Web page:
Historic Hood River
Aerial View to a Tragedy
This Laraway image from Glenwood, Iowa tells an amazing tale. We know it is from 1903 or earlier because it predates tornado damage to the buildings below, which means it must have been taken from a hot air balloon. That’s a pretty good story by itself. But the scene tells a far more tragic tale. The complex of buildings at the bottom of the frame was the Iowa Institution For Feeble-Minded Children. The two large buildings were the boys’ and girls’ dormitories.
The facility started as a home for Civil War orphans– in fact this is where Billy Sunday lived as a child. In 1876 it was converted into an institution for the “feeble-minded” children, and later adults were housed there too. The 1903 tornado killed two children. Its long history included severe overcrowding, forced sterilizations, experimentation on patients, and other activities which led the US Department of Justice to conclude it violated the 14th Amendment to the US Constitution. You can read all about its sad history here.
Tags: 1900s, aerial view, balloon, institution, Iowa, Iowa Institution For Feeble Minded Children, Laraway, tornado
An example of when people say, “trust your government to take care of you”, others say…..you don't know history very well.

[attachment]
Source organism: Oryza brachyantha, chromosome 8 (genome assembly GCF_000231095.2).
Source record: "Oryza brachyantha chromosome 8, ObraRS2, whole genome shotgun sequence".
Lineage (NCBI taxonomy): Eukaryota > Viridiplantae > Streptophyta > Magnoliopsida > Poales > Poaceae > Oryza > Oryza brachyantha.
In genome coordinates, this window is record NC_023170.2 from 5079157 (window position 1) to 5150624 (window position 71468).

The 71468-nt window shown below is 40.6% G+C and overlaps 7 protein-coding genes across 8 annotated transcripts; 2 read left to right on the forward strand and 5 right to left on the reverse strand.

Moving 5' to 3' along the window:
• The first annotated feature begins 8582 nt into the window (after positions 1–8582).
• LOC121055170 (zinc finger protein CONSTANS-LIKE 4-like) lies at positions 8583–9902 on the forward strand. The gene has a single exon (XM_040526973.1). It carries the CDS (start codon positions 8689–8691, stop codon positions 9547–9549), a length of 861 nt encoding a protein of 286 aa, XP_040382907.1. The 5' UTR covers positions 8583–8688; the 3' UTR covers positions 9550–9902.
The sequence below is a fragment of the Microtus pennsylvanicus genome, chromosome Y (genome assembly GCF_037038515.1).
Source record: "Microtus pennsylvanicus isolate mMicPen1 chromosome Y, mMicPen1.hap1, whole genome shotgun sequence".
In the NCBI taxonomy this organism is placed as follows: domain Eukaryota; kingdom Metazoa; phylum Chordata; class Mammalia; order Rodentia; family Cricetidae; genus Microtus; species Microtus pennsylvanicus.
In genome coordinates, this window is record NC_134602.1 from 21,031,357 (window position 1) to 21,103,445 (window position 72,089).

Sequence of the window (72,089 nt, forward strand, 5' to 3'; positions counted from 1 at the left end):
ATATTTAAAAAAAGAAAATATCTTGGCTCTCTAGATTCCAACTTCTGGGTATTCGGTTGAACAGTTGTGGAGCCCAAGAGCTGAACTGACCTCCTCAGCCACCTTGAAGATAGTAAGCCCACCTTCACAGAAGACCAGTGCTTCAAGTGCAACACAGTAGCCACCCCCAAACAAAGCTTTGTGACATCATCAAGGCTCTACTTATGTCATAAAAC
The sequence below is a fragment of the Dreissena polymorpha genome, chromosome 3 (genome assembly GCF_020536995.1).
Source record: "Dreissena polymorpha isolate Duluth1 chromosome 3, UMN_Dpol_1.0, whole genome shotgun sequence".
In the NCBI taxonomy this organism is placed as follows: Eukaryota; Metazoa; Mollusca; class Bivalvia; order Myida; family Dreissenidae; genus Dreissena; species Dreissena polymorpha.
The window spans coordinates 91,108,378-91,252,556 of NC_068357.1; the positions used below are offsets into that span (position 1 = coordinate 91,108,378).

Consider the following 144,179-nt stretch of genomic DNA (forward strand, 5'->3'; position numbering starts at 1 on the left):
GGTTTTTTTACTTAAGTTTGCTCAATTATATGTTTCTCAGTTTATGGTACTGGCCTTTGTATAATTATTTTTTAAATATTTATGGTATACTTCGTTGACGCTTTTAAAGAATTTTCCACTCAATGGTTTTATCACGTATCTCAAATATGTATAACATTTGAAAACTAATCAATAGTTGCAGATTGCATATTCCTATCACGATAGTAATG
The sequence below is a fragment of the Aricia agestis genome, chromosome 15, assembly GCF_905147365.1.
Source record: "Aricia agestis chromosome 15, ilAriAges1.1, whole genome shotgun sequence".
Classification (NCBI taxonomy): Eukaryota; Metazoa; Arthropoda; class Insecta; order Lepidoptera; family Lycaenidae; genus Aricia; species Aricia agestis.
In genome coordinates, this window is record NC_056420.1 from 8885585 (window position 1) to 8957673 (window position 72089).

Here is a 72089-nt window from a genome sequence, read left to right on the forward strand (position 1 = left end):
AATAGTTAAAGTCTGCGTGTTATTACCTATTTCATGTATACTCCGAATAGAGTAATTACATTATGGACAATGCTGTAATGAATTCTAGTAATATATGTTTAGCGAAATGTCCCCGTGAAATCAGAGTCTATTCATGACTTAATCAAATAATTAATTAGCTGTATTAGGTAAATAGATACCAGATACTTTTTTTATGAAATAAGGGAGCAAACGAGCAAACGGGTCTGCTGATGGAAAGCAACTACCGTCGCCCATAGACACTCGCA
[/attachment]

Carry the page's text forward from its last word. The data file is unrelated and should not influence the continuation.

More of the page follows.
How sad. A human being who had much to give, and did so to the best he could under the devastating circumstances. Should have locked his mother up instead, she was the deficient one.
By the way, the name of the place Loess is also the name of one of the best soil types in the world, rich and windblown. Which is why the Midwest is probably called the bread basket of the world.
Billy Sunday spent very little time at this orphanage. He was transferred in 1872 to another facility for war orphans in Davenport, Iowa…The Annie Wittenmeyer Home. He was on his own at 14. It was still an orphanage when I lived in the neighborhood as a child in the â€˜60s, closing in 1975. The entire complex still stands and is a National Register Historic District. Annie Wittenmeyer was a remarkable woman who, among other accomplishments, was at the front lines establishing a dietary network for the Union soldiers that would aid in getting healthy food to them, especially the sick and wounded.
While hot air balloons existed in 1903, the most popular type for this sort of ascension was the gas balloon; the gas being hydrogen generated at the launch site by reacting zinc with sulphuric acid, as seen here: https://en.wikipedia.org/wiki/History_of_ballooning#/media/File:Brady_-_Balloon_ascension_HD-SN-99-01887.JPEG
I wonder if the same view today is still farms, homes, crop circles, city??